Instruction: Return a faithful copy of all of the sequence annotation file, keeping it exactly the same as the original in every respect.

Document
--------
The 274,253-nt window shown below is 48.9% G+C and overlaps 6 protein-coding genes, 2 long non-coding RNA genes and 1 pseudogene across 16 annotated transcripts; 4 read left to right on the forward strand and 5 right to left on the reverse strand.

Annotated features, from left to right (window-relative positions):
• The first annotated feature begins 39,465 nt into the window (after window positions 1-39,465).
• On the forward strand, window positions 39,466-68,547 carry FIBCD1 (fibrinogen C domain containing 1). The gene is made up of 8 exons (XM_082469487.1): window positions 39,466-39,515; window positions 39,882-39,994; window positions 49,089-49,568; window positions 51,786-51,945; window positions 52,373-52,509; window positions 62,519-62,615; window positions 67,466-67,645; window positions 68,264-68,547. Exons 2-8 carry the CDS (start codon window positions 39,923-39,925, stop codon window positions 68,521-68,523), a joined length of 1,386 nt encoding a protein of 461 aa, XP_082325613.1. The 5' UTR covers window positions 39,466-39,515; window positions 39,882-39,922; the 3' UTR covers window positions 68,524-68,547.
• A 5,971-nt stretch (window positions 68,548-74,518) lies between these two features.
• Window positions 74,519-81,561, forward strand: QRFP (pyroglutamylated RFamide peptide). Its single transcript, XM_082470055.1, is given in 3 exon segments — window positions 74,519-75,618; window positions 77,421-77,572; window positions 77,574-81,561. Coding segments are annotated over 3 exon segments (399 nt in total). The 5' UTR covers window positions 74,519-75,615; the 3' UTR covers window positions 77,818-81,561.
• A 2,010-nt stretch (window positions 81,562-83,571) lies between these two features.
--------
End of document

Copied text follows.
The 274,253-nt window shown below is 48.9% G+C and overlaps 6 protein-coding genes, 2 long non-coding RNA genes and 1 pseudogene across 16 annotated transcripts; 4 read left to right on the forward strand and 5 right to left on the reverse strand.

Annotated features, from left to right (window-relative positions):
• The first annotated feature begins 39,465 nt into the window (after window positions 1-39,465).
• On the forward strand, window positions 39,466-68,547 carry FIBCD1 (fibrinogen C domain containing 1). The gene is made up of 8 exons (XM_082469487.1): window positions 39,466-39,515; window positions 39,882-39,994; window positions 49,089-49,568; window positions 51,786-51,945; window positions 52,373-52,509; window positions 62,519-62,615; window positions 67,466-67,645; window positions 68,264-68,547. Exons 2-8 carry the CDS (start codon window positions 39,923-39,925, stop codon window positions 68,521-68,523), a joined length of 1,386 nt encoding a protein of 461 aa, XP_082325613.1. The 5' UTR covers window positions 39,466-39,515; window positions 39,882-39,922; the 3' UTR covers window positions 68,524-68,547.
• A 5,971-nt stretch (window positions 68,548-74,518) lies between these two features.
• Window positions 74,519-81,561, forward strand: QRFP (pyroglutamylated RFamide peptide). Its single transcript, XM_082470055.1, is given in 3 exon segments — window positions 74,519-75,618; window positions 77,421-77,572; window positions 77,574-81,561. Coding segments are annotated over 3 exon segments (399 nt in total). The 5' UTR covers window positions 74,519-75,615; the 3' UTR covers window positions 77,818-81,561.
• A 2,010-nt stretch (window positions 81,562-83,571) lies between these two features.